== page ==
The Fort Smith board of directors listed Interstate 49 funding as their top priority for inclusion in an expected federal economic stimulus bill.
In its Tuesday (Dec. 23) special meeting, the board also approved entering an employee benefit trust program and tentatively set an agenda for its Jan. 10 board retreat.
City staff recently provided directors with a list of 20 projects totaling more than $32.5 million. That total jumped to $422.96 million with the addition of $361 million for construction of I-49 between Alma/I-40 interchange and U.S. 71 (between Fort Smith and Greenwood). The board members then created a “Top 5” list.
The top five items are:
1. Interstate 49 — $361 million
2. Lake Fort Smith Water Treatment Plant (4 million gallon storage area) — $4.4 million
3. Lake Fort Smith Water Treatment Plant (backwash lagoon expansion) — $3.5 million
4. 1,500 foot extension of Chad Colley Boulevard at Fort Chaffee — $1.5 million
5. Neighborhood water system and fire protection improvements — $3.4 million
Watts Partners, the firm hired by the city to lobby in Washington, D.C., will use the list to petition Arkansas’ Congressional delegation to find room for the projects in an expected federal stimulus bill targeting infrastructure projects ready for quick turnaround.
“The goal (of the federal bill) is to put people to work right away,” Ray Gosack, deputy city administrator, explained to the board.
City Administrator Dennis Kelly said a lobbying trip by city staff and board members is shaping up for the second week of February. Kelly said a federal stimulus bill could see a vote by the fourth week of February.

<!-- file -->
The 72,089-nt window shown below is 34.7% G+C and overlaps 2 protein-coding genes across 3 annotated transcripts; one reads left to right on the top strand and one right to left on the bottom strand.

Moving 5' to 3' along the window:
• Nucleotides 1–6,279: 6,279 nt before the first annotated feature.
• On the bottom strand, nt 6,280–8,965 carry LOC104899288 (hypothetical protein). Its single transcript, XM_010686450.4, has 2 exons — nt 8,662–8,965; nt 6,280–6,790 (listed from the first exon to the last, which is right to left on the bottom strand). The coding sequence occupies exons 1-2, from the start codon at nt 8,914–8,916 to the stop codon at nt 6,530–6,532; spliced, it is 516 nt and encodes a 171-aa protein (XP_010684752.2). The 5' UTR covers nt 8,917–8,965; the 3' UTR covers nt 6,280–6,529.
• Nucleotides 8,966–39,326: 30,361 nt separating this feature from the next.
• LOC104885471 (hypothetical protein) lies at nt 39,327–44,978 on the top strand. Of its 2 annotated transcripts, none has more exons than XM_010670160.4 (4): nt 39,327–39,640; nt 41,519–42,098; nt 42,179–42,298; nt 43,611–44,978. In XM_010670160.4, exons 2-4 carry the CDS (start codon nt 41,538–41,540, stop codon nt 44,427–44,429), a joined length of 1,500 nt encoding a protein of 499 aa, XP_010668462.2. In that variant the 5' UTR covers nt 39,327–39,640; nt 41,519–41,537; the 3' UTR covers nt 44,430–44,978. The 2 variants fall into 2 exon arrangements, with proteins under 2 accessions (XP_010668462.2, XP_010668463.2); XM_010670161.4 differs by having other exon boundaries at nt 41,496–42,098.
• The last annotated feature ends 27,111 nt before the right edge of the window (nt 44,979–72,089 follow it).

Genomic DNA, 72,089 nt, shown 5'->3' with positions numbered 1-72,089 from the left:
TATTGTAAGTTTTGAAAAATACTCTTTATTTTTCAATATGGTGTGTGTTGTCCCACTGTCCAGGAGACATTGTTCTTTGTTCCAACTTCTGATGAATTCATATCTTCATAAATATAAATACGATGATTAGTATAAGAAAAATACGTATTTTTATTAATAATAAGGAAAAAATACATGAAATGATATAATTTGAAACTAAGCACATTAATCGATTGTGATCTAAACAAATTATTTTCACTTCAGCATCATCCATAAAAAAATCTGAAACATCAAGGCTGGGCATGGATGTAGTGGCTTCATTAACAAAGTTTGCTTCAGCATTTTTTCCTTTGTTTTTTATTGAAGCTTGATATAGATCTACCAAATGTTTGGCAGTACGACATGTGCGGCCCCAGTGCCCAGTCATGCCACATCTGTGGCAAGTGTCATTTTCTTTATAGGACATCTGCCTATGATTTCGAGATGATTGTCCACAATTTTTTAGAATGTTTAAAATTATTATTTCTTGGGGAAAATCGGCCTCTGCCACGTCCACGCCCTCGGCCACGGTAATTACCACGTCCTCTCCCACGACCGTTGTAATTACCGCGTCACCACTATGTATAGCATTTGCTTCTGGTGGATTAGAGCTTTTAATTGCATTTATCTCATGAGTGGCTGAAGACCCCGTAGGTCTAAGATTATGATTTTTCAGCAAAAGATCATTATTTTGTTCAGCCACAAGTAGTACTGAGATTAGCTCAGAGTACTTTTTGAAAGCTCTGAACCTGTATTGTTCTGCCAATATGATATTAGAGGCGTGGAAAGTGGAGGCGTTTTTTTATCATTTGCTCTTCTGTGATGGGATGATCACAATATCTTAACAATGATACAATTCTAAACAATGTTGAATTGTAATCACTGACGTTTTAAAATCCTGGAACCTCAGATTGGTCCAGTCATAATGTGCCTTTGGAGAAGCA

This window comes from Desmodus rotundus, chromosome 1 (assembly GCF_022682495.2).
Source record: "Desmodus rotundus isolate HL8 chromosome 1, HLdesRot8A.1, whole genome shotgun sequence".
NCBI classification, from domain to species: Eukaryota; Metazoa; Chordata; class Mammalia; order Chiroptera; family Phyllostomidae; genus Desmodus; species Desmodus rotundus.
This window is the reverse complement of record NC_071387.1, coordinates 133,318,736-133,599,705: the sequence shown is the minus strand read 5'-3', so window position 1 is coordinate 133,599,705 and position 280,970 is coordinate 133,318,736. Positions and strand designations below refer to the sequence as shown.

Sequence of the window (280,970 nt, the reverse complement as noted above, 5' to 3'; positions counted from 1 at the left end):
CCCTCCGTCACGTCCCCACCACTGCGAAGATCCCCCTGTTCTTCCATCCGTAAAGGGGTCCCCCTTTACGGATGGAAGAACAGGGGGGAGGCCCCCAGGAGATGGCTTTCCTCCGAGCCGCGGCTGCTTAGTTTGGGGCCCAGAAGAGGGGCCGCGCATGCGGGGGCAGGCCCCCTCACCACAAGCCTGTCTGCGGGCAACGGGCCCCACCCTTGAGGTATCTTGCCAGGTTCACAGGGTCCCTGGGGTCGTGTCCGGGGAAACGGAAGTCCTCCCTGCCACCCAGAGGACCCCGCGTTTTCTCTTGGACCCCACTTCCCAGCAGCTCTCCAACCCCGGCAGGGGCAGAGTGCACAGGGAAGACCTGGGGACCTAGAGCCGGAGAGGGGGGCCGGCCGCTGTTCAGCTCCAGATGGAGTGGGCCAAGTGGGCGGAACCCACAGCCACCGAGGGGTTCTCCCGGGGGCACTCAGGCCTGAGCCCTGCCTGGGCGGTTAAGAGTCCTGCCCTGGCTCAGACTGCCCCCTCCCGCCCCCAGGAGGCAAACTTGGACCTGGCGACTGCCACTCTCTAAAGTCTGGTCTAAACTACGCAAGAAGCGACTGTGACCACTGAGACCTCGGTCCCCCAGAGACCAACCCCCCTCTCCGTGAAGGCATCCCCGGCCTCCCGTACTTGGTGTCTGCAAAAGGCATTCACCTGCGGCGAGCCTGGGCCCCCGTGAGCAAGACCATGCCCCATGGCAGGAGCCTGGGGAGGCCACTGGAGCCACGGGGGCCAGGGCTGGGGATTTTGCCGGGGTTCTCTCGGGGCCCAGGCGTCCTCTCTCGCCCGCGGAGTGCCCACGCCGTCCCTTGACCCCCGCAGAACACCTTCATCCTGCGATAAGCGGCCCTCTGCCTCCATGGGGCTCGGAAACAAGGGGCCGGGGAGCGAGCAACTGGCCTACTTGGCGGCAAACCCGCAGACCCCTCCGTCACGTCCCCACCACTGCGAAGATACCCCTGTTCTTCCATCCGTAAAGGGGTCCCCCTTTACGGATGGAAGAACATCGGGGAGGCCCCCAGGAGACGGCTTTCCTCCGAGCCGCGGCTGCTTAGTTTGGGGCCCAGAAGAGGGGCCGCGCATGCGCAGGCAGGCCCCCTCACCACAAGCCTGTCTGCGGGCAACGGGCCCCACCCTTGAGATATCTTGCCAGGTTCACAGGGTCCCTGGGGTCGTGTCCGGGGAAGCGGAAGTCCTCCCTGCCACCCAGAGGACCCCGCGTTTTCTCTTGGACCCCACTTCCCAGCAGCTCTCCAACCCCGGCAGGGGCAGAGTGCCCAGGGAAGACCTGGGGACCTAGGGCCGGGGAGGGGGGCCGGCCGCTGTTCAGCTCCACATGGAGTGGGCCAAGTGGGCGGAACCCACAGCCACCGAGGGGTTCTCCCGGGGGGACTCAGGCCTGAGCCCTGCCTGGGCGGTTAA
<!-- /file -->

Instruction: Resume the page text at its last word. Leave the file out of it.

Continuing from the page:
“As many as we can get out there the better” in terms of face-to-face lobbying with key members of Congress, Kelly said.
The board also authorized the city to join the Arkansas Local Government Health Management Trust, which is administered by the Arkansas Municipal League. Kara Bushkuhl, city finance director, said moving the city’s health benefit funds provides better security for the funds and meets requirements of accepted accounting standards.
“It (moving funds to the Trust) would send the message to employers, ‘This is going to be here for you,’” Bushkuhl said.
Bushkuhl and Kelly estimated the city would pay about $350,000 a year into the Trust to meet benefit obligations.
Kelly said the Trust also gets the fund benefits “out of our hands” so the city is not tempted to use the money for purposes other than benefit payouts. The annual payment and meeting the accounting standards also could improve the city’s bond rating, Kelly said.
City directors placed economic development issues at the top of the list for discussion at the board’s Jan. 10 retreat. City Director Kevin Settle said the city’s role in regional economic development, development at Fort Chaffee and possible stimulus projects should be part of that discussion. City Director Cole Goodman requested that the city’s support of the Fort Smith Golf Classic be reviewed.
Other items mentioned as discussion items included:
• A review of the Fort Smith Convention Center, to include the expected deficit when state turnback funds expire and a look at the business model of the center.
• Discuss future water and sewer projects, especially those projects without dedicated funding.
• Review quality of place projects, to include trails, bikeways, greenways, parks and a sports complex.